Customize your JAMA Network experience by selecting one or more topics from the list below.
A 50-year-old man presented with a 3-month history of a progressively enlarging septal mass, rhinorrhea, and nasal congestion. He also had a history of right septal deviation and associated nasal airway obstruction. His medical history was remarkable for urolithiasis, end-stage renal disease, and hemodialysis. His medications included cinacalcet, which is a calcium mimetic, and sevelamer, a phosphate chelating agent. Physical examination revealed a 3-cm rubbery mass in the caudal septum that extended anteriorly to the columella and obstructed the right nasal valve. There were no mucosal changes. Nasal endoscopy, which was limited on the right because of the mass, revealed a normal left middle meatus and posterior nasal cavity. Computed tomography (Figure 1) and magnetic resonance imaging (not shown) were performed before the patient was referred to our clinic.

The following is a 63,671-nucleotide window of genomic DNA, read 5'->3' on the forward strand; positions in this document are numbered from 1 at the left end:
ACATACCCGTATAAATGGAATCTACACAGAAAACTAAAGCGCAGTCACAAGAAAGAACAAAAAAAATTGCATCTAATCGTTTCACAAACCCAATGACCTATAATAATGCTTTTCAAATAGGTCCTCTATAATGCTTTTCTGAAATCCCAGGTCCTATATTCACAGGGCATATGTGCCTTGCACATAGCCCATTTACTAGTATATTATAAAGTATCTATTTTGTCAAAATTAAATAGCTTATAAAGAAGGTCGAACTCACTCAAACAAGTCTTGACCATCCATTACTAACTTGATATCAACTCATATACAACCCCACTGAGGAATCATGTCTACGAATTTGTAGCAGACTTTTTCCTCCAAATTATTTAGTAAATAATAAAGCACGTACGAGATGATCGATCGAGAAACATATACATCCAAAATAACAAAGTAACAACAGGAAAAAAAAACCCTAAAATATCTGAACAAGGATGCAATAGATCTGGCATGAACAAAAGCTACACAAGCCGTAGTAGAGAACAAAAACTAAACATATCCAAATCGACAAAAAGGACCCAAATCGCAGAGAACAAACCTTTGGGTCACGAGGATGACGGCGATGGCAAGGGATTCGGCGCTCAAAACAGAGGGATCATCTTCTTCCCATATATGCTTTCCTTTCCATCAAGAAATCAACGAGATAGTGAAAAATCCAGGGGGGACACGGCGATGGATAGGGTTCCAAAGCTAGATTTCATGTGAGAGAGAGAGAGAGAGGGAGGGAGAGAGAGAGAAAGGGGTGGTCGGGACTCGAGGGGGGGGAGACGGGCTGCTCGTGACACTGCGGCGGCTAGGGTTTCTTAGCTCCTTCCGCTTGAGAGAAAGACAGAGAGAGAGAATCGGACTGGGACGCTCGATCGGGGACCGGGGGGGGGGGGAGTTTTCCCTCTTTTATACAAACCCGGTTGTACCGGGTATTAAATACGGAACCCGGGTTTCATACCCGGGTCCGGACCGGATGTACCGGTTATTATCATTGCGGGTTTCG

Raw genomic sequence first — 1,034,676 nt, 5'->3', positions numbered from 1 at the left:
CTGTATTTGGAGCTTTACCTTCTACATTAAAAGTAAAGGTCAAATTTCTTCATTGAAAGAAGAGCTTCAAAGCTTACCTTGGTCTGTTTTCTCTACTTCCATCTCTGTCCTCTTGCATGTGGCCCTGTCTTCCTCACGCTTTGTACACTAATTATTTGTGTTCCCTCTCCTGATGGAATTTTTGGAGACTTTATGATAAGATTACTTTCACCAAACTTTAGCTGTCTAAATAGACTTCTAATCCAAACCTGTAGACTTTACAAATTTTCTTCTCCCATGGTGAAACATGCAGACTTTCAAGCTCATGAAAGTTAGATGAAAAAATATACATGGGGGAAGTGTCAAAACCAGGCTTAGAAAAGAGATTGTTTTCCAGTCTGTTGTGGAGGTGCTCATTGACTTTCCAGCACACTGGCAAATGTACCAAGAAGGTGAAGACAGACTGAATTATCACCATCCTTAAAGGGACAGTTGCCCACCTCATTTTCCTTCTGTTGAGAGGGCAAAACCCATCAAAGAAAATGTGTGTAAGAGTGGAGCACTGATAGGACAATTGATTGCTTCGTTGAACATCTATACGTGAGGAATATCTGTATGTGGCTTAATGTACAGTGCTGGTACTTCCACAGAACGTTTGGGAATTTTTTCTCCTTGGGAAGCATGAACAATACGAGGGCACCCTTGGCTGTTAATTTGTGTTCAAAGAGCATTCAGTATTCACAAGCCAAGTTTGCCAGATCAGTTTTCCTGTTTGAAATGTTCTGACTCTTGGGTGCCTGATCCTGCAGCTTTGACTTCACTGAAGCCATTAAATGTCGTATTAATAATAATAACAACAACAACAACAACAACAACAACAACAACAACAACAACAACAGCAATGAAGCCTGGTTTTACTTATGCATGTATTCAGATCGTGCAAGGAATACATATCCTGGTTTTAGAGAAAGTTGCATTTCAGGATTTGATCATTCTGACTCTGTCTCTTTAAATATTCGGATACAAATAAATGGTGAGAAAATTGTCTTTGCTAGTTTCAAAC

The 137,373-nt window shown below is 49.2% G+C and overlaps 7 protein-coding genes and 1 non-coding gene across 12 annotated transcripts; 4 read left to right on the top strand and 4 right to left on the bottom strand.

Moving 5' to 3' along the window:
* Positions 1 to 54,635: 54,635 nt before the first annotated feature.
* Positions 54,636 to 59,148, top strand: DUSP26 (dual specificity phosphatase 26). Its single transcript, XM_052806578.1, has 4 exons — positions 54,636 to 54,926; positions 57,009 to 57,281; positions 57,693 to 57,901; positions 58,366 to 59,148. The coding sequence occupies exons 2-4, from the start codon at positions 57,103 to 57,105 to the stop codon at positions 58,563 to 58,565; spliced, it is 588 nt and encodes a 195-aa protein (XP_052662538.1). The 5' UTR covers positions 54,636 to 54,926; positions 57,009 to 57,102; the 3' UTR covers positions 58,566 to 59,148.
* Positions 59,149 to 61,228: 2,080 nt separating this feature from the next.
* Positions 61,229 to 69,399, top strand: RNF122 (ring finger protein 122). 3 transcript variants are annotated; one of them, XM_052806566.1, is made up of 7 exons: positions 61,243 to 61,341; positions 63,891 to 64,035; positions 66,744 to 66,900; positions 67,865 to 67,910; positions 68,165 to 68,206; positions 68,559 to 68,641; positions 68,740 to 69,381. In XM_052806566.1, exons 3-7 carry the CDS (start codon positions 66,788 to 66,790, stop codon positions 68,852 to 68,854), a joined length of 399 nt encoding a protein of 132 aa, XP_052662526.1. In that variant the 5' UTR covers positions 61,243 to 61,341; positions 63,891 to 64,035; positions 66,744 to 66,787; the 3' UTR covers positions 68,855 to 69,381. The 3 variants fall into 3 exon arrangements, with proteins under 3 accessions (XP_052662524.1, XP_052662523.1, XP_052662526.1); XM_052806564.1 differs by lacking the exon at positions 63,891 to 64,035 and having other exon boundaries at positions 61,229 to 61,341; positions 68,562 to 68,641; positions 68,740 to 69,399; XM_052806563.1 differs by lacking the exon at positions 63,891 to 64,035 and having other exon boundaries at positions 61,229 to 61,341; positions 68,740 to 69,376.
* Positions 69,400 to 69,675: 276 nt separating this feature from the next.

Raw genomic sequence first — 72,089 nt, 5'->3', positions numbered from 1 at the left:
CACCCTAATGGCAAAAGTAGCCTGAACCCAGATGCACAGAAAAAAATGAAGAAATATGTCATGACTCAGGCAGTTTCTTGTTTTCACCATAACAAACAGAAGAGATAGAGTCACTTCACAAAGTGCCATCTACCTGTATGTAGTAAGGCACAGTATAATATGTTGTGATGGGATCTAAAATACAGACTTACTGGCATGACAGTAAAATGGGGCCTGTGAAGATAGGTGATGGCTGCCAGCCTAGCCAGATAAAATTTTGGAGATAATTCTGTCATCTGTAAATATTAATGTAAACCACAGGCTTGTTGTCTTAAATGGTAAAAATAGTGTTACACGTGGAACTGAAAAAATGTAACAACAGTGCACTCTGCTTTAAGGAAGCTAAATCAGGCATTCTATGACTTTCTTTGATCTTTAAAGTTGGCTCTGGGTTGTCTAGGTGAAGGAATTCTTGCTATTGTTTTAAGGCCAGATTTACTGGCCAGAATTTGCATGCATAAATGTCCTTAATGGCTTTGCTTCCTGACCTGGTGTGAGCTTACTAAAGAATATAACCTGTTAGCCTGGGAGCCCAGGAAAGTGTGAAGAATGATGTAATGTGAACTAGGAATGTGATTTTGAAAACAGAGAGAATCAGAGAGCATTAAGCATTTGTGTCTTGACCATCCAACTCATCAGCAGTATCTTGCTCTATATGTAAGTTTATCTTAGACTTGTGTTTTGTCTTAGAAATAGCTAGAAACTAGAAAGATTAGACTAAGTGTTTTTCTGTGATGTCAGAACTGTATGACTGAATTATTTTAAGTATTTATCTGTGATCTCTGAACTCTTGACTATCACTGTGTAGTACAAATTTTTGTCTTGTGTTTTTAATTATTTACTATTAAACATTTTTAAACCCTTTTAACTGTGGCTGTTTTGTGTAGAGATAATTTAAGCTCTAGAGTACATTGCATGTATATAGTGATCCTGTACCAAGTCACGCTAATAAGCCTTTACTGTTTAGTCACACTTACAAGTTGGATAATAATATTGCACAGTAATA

He was taken to the operating room for an external septorhinoplasty approach to resect the mass, which was 3.1 × 1.6 × 1.0 cm, firm, pink-tan, nodular, well circumscribed, and sharply demarcated from both the surrounding mucosa and the cartilaginous septum (Figure 2). The sectioned specimen revealed a cut surface that was tan-white with red septations. Histopathologic analysis revealed nodular calcifications and associated nonnecrotizing granulomatous inflammation with multinucleated giant cells (Figure 3 and Figure 4). The patient did well after surgery, without any recurrence of the mass. He underwent renal transplantation several months later.
What is your diagnosis?
Basañez IZ, Fakhri S, Ho T, Man L. Pathology Quiz Case 2. Arch Otolaryngol Head Neck Surg. 2012;138(4):429. doi:10.1001/archoto.2011.1267a
Browse and subscribe to JAMA Network podcasts!
Create a personal account or sign in to: